Sue Clayton, executive director for Manitoba’s Agriculture in the Classroom, says new government funding will help the organization bolster online resources in the age of COVID-19.
Why it matters: Agriculture in the Classroom typically offers hands-on ag experience to Manitoba students, but that will look different in the coming year.
The federal and provincial governments recently announced up to $146,000 in Canadian Agricultural Partnership (CAP) funding for the organization to shift its delivery method.
“The pandemic has renewed many Manitobans’ interest in our food, where it comes from and how it gets from farm to table,” Manitoba Agriculture and Resource Development Minister Blaine Pedersen said in a release. “This investment will help educate Manitoba’s youth on the importance of agriculture in Manitoba and the role it plays in our everyday lives.”
Clayton says the money will go to developing interactive online material and platforms to access it.
While not abandoning its in-person programming, Agriculture in the Classroom hopes to develop a “hybrid delivery model,” with a mix of live and recorded presentations and interactive and downloadable resources.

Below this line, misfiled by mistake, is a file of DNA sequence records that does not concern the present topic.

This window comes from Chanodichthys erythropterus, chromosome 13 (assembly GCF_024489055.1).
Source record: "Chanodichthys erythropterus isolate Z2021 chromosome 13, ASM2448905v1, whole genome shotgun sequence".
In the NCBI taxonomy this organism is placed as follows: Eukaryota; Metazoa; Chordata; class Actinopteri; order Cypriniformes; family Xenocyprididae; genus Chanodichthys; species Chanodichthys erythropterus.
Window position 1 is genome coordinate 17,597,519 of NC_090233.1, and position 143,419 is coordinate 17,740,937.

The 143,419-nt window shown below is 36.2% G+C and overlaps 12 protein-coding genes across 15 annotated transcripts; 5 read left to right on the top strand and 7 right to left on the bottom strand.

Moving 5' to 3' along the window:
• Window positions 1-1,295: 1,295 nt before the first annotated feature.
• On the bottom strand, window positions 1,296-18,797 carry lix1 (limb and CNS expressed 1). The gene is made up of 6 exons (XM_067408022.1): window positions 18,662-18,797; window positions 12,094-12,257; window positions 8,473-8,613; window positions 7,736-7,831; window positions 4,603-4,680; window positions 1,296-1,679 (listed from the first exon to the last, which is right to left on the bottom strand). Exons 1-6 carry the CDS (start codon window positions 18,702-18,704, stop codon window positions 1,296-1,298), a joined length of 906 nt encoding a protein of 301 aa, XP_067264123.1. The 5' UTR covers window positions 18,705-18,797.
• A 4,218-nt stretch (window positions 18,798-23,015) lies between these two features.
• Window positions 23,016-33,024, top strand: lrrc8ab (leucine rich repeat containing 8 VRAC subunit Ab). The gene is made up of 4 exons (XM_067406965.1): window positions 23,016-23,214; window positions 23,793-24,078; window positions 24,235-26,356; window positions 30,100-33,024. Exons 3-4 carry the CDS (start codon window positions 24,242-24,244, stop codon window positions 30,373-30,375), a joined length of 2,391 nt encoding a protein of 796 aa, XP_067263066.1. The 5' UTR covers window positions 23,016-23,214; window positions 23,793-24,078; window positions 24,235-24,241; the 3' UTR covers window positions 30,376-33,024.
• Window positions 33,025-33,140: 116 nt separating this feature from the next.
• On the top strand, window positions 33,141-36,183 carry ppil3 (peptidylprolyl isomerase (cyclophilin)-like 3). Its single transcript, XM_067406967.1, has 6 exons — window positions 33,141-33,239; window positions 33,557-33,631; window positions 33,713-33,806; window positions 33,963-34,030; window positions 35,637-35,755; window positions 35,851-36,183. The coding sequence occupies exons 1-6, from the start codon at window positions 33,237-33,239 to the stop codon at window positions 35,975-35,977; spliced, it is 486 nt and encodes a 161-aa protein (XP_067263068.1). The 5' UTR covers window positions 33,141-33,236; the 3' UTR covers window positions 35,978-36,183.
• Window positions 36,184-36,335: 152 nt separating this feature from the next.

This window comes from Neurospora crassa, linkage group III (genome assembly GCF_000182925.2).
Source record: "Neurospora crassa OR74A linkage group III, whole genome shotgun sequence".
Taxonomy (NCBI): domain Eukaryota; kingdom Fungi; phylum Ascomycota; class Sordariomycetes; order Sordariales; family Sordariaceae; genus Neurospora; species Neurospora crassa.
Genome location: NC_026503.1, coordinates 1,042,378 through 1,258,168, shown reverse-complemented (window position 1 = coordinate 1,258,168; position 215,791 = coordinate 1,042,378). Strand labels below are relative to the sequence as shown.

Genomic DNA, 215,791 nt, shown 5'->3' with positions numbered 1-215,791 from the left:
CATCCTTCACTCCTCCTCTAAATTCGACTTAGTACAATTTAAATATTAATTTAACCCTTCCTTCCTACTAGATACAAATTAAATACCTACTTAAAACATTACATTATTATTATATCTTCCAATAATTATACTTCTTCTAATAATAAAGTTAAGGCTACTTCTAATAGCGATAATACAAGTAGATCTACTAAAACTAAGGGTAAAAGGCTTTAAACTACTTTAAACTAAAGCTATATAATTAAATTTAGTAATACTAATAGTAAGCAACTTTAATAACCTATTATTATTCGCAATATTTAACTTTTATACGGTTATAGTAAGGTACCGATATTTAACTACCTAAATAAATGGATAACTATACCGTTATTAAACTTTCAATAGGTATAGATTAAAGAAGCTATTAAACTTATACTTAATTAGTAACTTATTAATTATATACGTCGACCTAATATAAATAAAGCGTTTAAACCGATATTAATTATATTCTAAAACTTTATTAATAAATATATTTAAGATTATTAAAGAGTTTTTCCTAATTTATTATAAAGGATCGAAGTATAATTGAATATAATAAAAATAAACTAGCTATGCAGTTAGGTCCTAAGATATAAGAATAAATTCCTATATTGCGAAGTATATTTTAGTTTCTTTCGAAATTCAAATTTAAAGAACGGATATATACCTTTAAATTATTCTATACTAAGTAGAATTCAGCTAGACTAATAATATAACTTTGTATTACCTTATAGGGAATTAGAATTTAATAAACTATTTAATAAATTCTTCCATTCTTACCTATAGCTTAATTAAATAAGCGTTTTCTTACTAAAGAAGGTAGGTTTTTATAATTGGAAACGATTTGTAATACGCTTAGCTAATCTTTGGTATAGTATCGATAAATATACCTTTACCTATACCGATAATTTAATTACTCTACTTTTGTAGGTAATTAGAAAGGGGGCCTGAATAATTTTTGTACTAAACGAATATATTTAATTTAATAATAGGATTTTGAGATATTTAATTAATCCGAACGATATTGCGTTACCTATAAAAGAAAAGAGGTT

“We have to develop them so they can be used either in a classroom or could be used at home with parents,” Clayton said. “It’s very different. We’ve always been thinking just of educators, but now we need to think about parents doing this with their kids at home in case that happens again.”
Manitoba Public Health has recommended several classes be returned to remote learning since the start of September due to active COVID-19 cases.
Agriculture in the Classroom’s teacher professional development, usually held in person, will likewise shift online.
The Agriculture in the Classroom website is also up for an upgrade through the funding.
“We have to be able to reach more teachers and students in this virtual way,” Clayton said. “Our website’s pretty old, so that will definitely help.”
COVID-19 has already hit at Agriculture in the Classroom’s operations. The organization had planned to welcome Grade 4-5 students to its cancelled Amazing Agriculture Adventure events in Brandon, Russell and Winnipeg this year.
Brandon’s Ag Days has also cancelled its 2021 in-person event. Agriculture in the Classroom typically hosts Grade7-8 students in the Manitoba Ag Days Adventure every day of the yearly event.
The usual schedule for Canadian Agriculture Literacy Month in March 2021 is, likewise, expected to fall prey to the pandemic. The month typically features in-class visits between students and producers or other representatives of the ag industry.
Clayton says the CAP funding will get Ag in the Classroom started on its transition, although further fundraising is expected.
“The money that CAP is giving us this year just gets it started,” she said, noting that the pandemic has likely changed their organization’s operations permanently. “We have a three-year plan, so we’re hoping to raise more money in Year 2 and Year 3 to be able to develop more of these virtual games, virtual programs for kids.”
The organization launched five online resources focused on the potato, dairy and egg sectors during the province’s Food and Farm Awareness Week in late September.